Receptive surrender to God is Mary’s gift to humanity. Like her, priests listen to reality in a gentle, not a grasping or domineering way; they are humble enough to accept their own and others’ limitations. They exhibit personal grace and magnanimity of heart, especially when they turn the most insignificant act of service into a means of giving glory to God.
Finding in the Temple
“And all who heard him were astounded at his understanding and his answers” (Lk 2:47).
This mystery invites one to recall another event in Mary’s life, the day she knew the time had come to return her child to God. Her son had to be about his Father’s business. Not being able to find him for a while symbolized for Mary and Joseph that he would eventually have to leave their care in Nazareth and make his way in the world. Despite the truth he taught and the miracles he performed, he would be betrayed by a friend and subject to undergoing a violent death. God took Mary’s child away for a purpose she could only dimly foresee in those early days, and yet she gave him up because she believed in God’s promise despite the sword that would pierce her heart.
A priest had to convey the sad news to his congregation that the only child of a couple in the parish had been killed in a hit-and-run accident. Though his father and mother were devastated, angry and distraught, he asked them if they had lost all hope. Their reply was not what he expected. They told him that this child was not only theirs but God’s. God did not will this death; it happened and somehow they had to find the faith to see its meaning in the context of God’s never-failing love for them and every parent on earth.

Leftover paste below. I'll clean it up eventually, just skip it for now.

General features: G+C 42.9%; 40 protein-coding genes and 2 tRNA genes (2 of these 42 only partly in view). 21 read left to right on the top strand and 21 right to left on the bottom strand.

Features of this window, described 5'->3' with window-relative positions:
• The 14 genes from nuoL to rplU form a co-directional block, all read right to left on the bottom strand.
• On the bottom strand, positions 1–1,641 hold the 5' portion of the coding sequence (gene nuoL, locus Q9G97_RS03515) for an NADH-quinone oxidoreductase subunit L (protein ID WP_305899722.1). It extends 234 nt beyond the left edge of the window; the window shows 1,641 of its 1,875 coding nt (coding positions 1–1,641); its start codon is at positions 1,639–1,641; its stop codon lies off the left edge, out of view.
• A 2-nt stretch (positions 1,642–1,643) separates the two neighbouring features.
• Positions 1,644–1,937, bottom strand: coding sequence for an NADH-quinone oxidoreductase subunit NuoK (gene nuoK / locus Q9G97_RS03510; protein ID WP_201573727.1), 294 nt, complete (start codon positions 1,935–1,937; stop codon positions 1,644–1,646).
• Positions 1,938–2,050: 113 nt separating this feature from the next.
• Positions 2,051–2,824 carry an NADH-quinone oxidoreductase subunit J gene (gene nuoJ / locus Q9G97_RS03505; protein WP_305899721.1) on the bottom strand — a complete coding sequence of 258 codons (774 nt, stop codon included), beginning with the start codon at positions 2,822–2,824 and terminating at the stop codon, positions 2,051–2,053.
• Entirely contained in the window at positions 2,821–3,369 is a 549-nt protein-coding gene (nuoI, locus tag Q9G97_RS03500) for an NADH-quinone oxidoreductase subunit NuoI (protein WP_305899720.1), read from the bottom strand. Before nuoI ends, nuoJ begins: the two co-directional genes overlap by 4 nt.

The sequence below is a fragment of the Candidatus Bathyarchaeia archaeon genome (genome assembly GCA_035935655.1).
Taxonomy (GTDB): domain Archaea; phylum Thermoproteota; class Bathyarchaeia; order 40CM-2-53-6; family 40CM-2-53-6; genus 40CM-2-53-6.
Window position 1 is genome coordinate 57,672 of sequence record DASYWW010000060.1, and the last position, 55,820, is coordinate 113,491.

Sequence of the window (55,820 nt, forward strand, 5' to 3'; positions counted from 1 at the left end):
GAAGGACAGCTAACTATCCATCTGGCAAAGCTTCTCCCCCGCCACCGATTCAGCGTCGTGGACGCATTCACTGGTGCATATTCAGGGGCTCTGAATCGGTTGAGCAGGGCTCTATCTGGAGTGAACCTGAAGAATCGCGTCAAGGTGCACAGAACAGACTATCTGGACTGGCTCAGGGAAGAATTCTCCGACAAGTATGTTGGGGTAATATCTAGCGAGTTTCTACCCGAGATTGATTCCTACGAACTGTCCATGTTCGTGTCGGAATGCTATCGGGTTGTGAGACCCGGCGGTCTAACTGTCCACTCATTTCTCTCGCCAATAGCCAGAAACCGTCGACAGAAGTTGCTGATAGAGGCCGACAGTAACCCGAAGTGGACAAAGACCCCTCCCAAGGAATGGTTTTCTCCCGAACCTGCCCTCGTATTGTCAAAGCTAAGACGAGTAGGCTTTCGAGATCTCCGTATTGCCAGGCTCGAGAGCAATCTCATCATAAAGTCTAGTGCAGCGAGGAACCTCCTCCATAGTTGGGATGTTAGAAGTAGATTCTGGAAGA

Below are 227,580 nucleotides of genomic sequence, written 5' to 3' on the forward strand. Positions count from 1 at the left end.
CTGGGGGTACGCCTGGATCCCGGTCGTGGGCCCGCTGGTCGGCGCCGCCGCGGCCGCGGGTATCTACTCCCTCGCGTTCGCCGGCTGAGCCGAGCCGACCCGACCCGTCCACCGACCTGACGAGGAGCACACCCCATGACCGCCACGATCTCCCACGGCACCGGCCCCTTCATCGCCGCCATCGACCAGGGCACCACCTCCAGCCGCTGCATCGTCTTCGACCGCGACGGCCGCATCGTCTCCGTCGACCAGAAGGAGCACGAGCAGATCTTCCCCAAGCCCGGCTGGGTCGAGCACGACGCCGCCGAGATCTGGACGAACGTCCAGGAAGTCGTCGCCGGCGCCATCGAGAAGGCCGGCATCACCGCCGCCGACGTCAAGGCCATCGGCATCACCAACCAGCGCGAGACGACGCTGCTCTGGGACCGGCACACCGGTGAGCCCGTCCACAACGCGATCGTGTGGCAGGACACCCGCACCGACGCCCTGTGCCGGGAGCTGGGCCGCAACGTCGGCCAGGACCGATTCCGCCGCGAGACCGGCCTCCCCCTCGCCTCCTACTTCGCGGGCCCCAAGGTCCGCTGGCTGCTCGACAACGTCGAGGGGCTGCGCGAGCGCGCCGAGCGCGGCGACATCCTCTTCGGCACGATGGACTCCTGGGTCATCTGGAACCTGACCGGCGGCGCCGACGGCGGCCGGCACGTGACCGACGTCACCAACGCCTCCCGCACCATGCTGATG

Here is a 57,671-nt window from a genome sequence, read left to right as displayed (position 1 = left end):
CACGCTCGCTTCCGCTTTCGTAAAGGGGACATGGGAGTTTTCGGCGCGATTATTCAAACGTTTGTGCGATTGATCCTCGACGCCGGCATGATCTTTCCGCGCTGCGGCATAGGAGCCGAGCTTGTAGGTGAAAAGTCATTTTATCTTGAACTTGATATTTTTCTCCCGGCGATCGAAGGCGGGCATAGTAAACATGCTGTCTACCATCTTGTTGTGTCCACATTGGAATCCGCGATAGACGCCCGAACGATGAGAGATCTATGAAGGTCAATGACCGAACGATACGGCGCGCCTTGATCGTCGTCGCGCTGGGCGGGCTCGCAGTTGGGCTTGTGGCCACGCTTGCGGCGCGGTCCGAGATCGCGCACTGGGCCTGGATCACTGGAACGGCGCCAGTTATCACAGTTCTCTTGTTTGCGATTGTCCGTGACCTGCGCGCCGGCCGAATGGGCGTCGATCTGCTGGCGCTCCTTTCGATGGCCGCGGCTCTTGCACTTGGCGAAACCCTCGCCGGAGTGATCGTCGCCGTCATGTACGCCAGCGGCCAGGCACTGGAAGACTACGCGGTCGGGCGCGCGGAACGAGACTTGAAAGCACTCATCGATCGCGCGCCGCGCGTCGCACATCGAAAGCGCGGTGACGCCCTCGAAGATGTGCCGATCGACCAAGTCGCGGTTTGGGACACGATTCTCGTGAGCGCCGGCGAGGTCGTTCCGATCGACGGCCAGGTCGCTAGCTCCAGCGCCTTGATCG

Mary’s finding of her child and her surrendering of him to God confronts priests with a question close to the heart of every mother and father. What belongs to them and what is and forever will belong to God? Mary felt pain, but greater than this hurt was her willingness to give her all to God and to accept God’s plan for Jesus. Mary knew the difference between true and false love, between relinquishment and the foolishness of believing human beings are in control. She dearly loved Jesus, but that did not stand in the way of her hearing with love her son’s explanation, “Did you not know that I must be in my Father’s house?” (Lk 2:49).
A Time For Special Prayers
“Because the month of May is a powerful incentive to more frequent and fervent prayers, and because our petitions more readily find access to her compassionate heart during it, it has been a favorite custom of our predecessors to choose this month, dedicated to Mary, for urging the Christian people to offer up public prayers whenever the needs of the Church demanded it or some grave crisis threatened the human race. This year, venerable brothers, we in turn feel compelled to call for such prayers from the whole Catholic world. Looking at the present needs of the Church and the status of world peace, we have sound reasons to believe that the present hour is especially grave and that a plea for concerted prayer on the part of all Christians is a matter of top priority.”